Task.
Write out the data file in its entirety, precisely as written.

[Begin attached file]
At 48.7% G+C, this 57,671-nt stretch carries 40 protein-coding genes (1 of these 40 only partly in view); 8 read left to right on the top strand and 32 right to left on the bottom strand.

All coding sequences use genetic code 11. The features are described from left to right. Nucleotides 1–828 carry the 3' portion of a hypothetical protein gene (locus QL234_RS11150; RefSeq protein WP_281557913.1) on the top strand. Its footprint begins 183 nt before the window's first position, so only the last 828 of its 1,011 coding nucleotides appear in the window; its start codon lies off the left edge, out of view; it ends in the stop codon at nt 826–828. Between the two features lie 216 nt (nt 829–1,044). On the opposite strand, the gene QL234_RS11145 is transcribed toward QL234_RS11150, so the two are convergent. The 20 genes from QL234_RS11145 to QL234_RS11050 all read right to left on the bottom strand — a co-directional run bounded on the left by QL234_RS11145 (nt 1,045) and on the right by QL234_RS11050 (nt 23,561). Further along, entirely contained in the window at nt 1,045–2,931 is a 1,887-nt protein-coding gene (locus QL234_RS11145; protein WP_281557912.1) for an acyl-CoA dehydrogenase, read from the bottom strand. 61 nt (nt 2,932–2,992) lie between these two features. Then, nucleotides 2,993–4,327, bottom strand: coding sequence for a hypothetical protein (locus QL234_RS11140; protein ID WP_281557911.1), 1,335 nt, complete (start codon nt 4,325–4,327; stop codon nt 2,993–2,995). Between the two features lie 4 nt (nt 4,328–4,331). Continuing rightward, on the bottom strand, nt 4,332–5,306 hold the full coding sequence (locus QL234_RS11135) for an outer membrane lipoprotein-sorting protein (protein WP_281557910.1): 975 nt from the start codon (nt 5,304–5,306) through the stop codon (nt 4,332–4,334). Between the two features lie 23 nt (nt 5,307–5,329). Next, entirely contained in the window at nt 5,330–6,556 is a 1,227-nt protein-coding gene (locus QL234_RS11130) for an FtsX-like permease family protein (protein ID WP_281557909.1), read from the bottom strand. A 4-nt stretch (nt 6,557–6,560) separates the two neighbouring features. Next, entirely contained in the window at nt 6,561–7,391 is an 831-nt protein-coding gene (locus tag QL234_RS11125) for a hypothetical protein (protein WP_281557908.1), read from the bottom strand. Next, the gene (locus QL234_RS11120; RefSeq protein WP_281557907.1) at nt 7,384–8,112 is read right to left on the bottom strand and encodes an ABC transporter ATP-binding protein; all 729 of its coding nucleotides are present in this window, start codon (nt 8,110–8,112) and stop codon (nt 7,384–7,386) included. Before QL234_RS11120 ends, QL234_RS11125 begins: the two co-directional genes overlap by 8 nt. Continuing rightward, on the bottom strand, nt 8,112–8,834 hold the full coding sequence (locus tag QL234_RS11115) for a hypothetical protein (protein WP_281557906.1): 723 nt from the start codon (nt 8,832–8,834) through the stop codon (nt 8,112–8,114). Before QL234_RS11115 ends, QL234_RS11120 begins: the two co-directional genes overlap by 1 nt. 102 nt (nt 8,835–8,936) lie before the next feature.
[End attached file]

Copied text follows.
At 48.7% G+C, this 57,671-nt stretch carries 40 protein-coding genes (1 of these 40 only partly in view); 8 read left to right on the top strand and 32 right to left on the bottom strand.

All coding sequences use genetic code 11. The features are described from left to right. Nucleotides 1–828 carry the 3' portion of a hypothetical protein gene (locus QL234_RS11150; RefSeq protein WP_281557913.1) on the top strand. Its footprint begins 183 nt before the window's first position, so only the last 828 of its 1,011 coding nucleotides appear in the window; its start codon lies off the left edge, out of view; it ends in the stop codon at nt 826–828. Between the two features lie 216 nt (nt 829–1,044). On the opposite strand, the gene QL234_RS11145 is transcribed toward QL234_RS11150, so the two are convergent. The 20 genes from QL234_RS11145 to QL234_RS11050 all read right to left on the bottom strand — a co-directional run bounded on the left by QL234_RS11145 (nt 1,045) and on the right by QL234_RS11050 (nt 23,561). Further along, entirely contained in the window at nt 1,045–2,931 is a 1,887-nt protein-coding gene (locus QL234_RS11145; protein WP_281557912.1) for an acyl-CoA dehydrogenase, read from the bottom strand. 61 nt (nt 2,932–2,992) lie between these two features. Then, nucleotides 2,993–4,327, bottom strand: coding sequence for a hypothetical protein (locus QL234_RS11140; protein ID WP_281557911.1), 1,335 nt, complete (start codon nt 4,325–4,327; stop codon nt 2,993–2,995). Between the two features lie 4 nt (nt 4,328–4,331). Continuing rightward, on the bottom strand, nt 4,332–5,306 hold the full coding sequence (locus QL234_RS11135) for an outer membrane lipoprotein-sorting protein (protein WP_281557910.1): 975 nt from the start codon (nt 5,304–5,306) through the stop codon (nt 4,332–4,334). Between the two features lie 23 nt (nt 5,307–5,329). Next, entirely contained in the window at nt 5,330–6,556 is a 1,227-nt protein-coding gene (locus QL234_RS11130) for an FtsX-like permease family protein (protein ID WP_281557909.1), read from the bottom strand. A 4-nt stretch (nt 6,557–6,560) separates the two neighbouring features. Next, entirely contained in the window at nt 6,561–7,391 is an 831-nt protein-coding gene (locus tag QL234_RS11125) for a hypothetical protein (protein WP_281557908.1), read from the bottom strand. Next, the gene (locus QL234_RS11120; RefSeq protein WP_281557907.1) at nt 7,384–8,112 is read right to left on the bottom strand and encodes an ABC transporter ATP-binding protein; all 729 of its coding nucleotides are present in this window, start codon (nt 8,110–8,112) and stop codon (nt 7,384–7,386) included. Before QL234_RS11120 ends, QL234_RS11125 begins: the two co-directional genes overlap by 8 nt. Continuing rightward, on the bottom strand, nt 8,112–8,834 hold the full coding sequence (locus tag QL234_RS11115) for a hypothetical protein (protein WP_281557906.1): 723 nt from the start codon (nt 8,832–8,834) through the stop codon (nt 8,112–8,114). Before QL234_RS11115 ends, QL234_RS11120 begins: the two co-directional genes overlap by 1 nt. 102 nt (nt 8,835–8,936) lie before the next feature.